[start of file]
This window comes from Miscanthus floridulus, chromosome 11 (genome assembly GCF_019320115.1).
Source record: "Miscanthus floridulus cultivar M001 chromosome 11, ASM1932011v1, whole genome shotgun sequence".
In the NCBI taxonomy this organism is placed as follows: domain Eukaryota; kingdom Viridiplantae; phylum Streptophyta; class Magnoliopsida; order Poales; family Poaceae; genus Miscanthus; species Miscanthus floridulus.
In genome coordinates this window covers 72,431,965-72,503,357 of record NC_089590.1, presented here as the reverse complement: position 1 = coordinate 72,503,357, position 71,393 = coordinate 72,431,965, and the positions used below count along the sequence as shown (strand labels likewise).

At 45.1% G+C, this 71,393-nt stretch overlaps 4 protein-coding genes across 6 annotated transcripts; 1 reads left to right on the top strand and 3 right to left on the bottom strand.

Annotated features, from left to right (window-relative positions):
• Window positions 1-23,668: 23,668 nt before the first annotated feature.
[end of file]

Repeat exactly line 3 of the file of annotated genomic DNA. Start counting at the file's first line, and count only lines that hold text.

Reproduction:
In the NCBI taxonomy this organism is placed as follows: domain Eukaryota; kingdom Viridiplantae; phylum Streptophyta; class Magnoliopsida; order Poales; family Poaceae; genus Miscanthus; species Miscanthus floridulus.